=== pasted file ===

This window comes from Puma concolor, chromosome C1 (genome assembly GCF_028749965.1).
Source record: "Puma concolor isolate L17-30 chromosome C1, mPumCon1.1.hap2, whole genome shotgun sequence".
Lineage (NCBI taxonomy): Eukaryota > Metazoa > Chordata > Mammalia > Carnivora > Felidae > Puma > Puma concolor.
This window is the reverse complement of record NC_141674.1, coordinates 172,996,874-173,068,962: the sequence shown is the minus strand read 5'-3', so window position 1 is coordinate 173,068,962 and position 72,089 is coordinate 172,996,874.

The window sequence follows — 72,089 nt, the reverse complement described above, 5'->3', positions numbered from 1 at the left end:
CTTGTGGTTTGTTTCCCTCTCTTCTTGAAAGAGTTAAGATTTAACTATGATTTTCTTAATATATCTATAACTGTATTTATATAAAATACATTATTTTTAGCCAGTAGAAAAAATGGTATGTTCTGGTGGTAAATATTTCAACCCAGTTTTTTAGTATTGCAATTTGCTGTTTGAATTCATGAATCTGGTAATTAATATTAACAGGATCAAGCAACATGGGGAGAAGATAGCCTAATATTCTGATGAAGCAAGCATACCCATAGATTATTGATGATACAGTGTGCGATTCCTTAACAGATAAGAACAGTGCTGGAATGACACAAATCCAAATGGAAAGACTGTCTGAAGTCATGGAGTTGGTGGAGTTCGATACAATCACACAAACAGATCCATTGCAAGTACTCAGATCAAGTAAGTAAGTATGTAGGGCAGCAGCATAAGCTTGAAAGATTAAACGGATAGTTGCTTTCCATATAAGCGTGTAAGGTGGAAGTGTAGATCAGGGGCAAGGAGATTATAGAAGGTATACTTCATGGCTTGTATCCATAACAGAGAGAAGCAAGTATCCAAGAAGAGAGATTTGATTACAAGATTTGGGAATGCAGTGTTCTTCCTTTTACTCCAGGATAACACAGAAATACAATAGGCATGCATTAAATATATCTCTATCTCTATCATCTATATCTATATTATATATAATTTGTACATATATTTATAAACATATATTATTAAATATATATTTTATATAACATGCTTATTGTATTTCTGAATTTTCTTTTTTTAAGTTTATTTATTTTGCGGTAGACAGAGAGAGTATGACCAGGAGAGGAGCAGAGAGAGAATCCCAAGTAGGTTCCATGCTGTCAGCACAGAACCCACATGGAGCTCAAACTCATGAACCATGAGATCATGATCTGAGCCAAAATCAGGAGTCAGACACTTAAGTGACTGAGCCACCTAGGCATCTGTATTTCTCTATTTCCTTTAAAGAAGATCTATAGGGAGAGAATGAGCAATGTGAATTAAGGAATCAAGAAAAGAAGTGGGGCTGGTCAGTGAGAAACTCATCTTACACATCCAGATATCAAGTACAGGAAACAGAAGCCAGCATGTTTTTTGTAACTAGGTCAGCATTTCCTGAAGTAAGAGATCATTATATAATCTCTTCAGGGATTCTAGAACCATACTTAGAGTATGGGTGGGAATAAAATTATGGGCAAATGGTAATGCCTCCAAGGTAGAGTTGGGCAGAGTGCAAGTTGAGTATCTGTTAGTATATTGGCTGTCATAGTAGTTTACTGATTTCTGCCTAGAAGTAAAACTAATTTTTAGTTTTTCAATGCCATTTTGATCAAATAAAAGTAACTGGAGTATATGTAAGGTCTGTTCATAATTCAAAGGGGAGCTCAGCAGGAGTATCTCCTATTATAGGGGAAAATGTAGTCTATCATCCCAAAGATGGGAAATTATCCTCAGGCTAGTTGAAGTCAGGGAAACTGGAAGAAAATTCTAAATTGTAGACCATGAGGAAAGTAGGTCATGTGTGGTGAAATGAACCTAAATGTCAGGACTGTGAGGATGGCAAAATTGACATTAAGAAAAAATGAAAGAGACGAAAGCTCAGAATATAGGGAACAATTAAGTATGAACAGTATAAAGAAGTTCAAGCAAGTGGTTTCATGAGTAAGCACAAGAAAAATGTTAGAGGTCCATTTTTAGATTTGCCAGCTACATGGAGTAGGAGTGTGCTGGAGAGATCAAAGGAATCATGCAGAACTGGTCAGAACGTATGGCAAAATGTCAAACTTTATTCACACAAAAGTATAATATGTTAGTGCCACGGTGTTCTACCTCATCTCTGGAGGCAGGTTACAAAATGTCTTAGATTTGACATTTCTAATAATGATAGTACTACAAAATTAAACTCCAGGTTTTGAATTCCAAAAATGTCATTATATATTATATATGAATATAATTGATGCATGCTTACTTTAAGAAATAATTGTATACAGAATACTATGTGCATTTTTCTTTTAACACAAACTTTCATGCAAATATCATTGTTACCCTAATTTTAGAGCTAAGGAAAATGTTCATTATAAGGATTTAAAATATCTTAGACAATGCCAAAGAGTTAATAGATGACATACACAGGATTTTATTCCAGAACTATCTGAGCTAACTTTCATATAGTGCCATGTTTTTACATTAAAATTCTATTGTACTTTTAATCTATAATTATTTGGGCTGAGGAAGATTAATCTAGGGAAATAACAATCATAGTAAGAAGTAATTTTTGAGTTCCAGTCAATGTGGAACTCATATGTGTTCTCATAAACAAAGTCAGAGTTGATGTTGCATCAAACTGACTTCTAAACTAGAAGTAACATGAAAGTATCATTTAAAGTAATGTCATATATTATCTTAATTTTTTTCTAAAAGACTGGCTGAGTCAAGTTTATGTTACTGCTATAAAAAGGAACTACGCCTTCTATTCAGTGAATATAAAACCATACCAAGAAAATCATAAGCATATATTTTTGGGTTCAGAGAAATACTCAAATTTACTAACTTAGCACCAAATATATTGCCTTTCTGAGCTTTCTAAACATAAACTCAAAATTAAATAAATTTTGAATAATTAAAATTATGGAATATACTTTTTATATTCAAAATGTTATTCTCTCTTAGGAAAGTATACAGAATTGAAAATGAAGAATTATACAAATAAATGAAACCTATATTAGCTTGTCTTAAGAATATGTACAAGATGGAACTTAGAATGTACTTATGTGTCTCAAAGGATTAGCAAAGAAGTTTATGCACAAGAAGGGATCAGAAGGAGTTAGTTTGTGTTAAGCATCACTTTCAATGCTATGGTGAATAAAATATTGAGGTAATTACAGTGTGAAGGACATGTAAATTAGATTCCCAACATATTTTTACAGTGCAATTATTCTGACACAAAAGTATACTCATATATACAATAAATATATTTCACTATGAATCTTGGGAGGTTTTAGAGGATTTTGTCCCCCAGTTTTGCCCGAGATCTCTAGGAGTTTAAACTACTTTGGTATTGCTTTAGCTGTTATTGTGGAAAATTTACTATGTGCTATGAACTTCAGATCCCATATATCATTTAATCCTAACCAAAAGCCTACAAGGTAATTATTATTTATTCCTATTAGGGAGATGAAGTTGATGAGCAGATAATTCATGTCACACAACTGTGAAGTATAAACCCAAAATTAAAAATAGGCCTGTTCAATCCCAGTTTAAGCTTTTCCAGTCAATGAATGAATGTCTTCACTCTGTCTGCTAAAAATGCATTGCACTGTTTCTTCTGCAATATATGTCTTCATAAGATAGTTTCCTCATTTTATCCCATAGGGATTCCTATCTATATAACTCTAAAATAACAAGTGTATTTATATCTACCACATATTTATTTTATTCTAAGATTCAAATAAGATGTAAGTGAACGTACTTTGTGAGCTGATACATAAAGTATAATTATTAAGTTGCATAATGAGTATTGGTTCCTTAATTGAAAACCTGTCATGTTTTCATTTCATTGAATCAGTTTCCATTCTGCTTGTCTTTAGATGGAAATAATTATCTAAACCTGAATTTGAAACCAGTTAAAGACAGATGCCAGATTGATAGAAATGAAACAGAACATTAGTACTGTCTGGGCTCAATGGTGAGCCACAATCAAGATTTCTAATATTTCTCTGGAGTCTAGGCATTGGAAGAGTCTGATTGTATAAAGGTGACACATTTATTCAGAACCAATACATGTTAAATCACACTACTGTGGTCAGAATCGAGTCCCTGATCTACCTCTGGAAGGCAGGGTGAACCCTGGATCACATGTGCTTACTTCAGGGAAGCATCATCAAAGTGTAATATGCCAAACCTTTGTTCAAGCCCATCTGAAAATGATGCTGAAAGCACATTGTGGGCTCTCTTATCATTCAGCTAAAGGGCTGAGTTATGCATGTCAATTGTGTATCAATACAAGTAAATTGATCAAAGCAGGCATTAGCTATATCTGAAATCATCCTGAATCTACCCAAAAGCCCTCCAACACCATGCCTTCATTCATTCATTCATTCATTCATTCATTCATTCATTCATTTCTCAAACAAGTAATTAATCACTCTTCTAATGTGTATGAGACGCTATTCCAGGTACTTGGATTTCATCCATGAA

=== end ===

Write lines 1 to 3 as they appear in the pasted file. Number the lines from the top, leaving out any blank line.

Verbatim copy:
This window comes from Puma concolor, chromosome C1 (genome assembly GCF_028749965.1).
Source record: "Puma concolor isolate L17-30 chromosome C1, mPumCon1.1.hap2, whole genome shotgun sequence".
Lineage (NCBI taxonomy): Eukaryota > Metazoa > Chordata > Mammalia > Carnivora > Felidae > Puma > Puma concolor.